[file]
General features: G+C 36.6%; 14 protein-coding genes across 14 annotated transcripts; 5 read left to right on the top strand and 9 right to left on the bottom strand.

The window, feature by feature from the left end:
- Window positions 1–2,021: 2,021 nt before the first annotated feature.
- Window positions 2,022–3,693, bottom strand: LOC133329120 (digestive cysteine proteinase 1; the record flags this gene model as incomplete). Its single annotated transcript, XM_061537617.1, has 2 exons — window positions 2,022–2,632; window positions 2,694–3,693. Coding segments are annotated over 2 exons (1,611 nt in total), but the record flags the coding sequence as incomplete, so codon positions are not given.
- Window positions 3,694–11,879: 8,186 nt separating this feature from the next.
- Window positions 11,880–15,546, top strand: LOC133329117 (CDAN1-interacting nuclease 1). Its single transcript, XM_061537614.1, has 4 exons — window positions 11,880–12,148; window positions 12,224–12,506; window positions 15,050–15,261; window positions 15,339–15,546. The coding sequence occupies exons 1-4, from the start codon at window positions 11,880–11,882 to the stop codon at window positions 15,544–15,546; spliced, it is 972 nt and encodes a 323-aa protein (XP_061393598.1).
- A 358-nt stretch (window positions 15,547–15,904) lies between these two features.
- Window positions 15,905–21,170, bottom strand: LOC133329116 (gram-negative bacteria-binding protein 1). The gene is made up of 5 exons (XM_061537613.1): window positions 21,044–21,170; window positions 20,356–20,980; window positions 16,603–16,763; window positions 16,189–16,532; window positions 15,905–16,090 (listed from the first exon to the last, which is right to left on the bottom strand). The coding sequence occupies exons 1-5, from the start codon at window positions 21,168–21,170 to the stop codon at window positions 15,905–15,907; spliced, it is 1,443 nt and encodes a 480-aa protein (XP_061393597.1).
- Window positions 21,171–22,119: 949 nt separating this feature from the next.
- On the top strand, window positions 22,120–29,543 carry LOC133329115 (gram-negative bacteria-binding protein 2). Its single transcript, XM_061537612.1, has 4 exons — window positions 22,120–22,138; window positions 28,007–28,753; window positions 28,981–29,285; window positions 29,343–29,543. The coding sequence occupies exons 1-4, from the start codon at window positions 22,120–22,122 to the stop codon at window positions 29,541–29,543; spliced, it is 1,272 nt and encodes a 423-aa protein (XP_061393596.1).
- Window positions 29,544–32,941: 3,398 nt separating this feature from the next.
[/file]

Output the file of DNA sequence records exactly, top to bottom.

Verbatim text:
General features: G+C 36.6%; 14 protein-coding genes across 14 annotated transcripts; 5 read left to right on the top strand and 9 right to left on the bottom strand.

The window, feature by feature from the left end:
- Window positions 1–2,021: 2,021 nt before the first annotated feature.
- Window positions 2,022–3,693, bottom strand: LOC133329120 (digestive cysteine proteinase 1; the record flags this gene model as incomplete). Its single annotated transcript, XM_061537617.1, has 2 exons — window positions 2,022–2,632; window positions 2,694–3,693. Coding segments are annotated over 2 exons (1,611 nt in total), but the record flags the coding sequence as incomplete, so codon positions are not given.
- Window positions 3,694–11,879: 8,186 nt separating this feature from the next.
- Window positions 11,880–15,546, top strand: LOC133329117 (CDAN1-interacting nuclease 1). Its single transcript, XM_061537614.1, has 4 exons — window positions 11,880–12,148; window positions 12,224–12,506; window positions 15,050–15,261; window positions 15,339–15,546. The coding sequence occupies exons 1-4, from the start codon at window positions 11,880–11,882 to the stop codon at window positions 15,544–15,546; spliced, it is 972 nt and encodes a 323-aa protein (XP_061393598.1).
- A 358-nt stretch (window positions 15,547–15,904) lies between these two features.
- Window positions 15,905–21,170, bottom strand: LOC133329116 (gram-negative bacteria-binding protein 1). The gene is made up of 5 exons (XM_061537613.1): window positions 21,044–21,170; window positions 20,356–20,980; window positions 16,603–16,763; window positions 16,189–16,532; window positions 15,905–16,090 (listed from the first exon to the last, which is right to left on the bottom strand). The coding sequence occupies exons 1-5, from the start codon at window positions 21,168–21,170 to the stop codon at window positions 15,905–15,907; spliced, it is 1,443 nt and encodes a 480-aa protein (XP_061393597.1).
- Window positions 21,171–22,119: 949 nt separating this feature from the next.
- On the top strand, window positions 22,120–29,543 carry LOC133329115 (gram-negative bacteria-binding protein 2). Its single transcript, XM_061537612.1, has 4 exons — window positions 22,120–22,138; window positions 28,007–28,753; window positions 28,981–29,285; window positions 29,343–29,543. The coding sequence occupies exons 1-4, from the start codon at window positions 22,120–22,122 to the stop codon at window positions 29,541–29,543; spliced, it is 1,272 nt and encodes a 423-aa protein (XP_061393596.1).
- Window positions 29,544–32,941: 3,398 nt separating this feature from the next.